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Is mentoring black teenagers an issue of colour?

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Guy Smith | 19:24 UK time, Monday, 14 June 2010

Ray Lewis

Boris has brought back a former deputy mayor, who quit amid claims of financial irregularities and inappropriate behaviour.

Ray Lewis has always denied the allegations.

But today Mr Lewis was reintroduced as an adviser.

He'll be helping to run a new mentoring project that will target the attitudes and behaviour of troubled teenagers.

The aim of the scheme, which launches in the Autumn, is to recruit 1,000 adult males to act as mentors.

We're told he and Richard Taylor, who's the father of murdered schoolboy Damilola, will both be volunteering their "time for free" to ensure the plans work.

Boris Johnson said:

"There is no magic solution to ending youth crime, but I am more determined than ever to use this new partnership to turn around the lives of as many troubled young people as possible".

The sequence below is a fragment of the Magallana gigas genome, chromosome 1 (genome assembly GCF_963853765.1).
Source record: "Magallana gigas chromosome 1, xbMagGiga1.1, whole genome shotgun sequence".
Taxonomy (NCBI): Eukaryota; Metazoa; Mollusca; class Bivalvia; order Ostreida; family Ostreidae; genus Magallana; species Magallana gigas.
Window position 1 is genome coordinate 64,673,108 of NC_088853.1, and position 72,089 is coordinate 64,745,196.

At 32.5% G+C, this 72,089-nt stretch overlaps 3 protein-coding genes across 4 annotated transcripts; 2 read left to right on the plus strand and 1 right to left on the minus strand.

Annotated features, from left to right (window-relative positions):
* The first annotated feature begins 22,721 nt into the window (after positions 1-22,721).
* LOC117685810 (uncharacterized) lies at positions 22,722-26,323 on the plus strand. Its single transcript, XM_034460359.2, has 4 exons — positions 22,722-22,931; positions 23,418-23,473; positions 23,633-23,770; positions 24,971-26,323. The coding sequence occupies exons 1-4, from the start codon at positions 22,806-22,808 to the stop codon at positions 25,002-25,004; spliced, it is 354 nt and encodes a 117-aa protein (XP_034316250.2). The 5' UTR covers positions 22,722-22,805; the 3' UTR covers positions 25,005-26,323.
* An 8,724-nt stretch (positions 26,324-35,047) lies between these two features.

And those young people are disproportionately young black men. They are the most affected by serious violent crime here in the capital.

The figures show that 77% of teenage murder victims from 2007 to 2009 were black. And more than two thirds of young offenders serving life sentences in London were black.

The Mayor's press office says most of the mentors on the new scheme will be black.

Yet does the colour of your skin matter?

It's a question David McQueen asks in his blog.

He says he's worked at Ray Lewis' Eastside Young Leaders Academy in Newham.

"I think we in the Afro community miss a big trick when we think that only black men are the only ones to mentor black boys," says David, who has worked with young people for 20 years.

"There is a certain dynamic that comes from male mentorship but I think we should widen the pool to include any man capable of good leadership."

Today also saw the launch of another mentoring scheme called "Grandmentors" designed to help "troubled teens."

The three year pilot project, which is run by the charity Community Service Volunteers, is based in Islington and Hackney. It's open to anyone aged over 50, who wants to "transform the lives of youngsters."

So what makes a good mentor?

Does it matter how old you are, whether you're male or female, or white, Asian or black?

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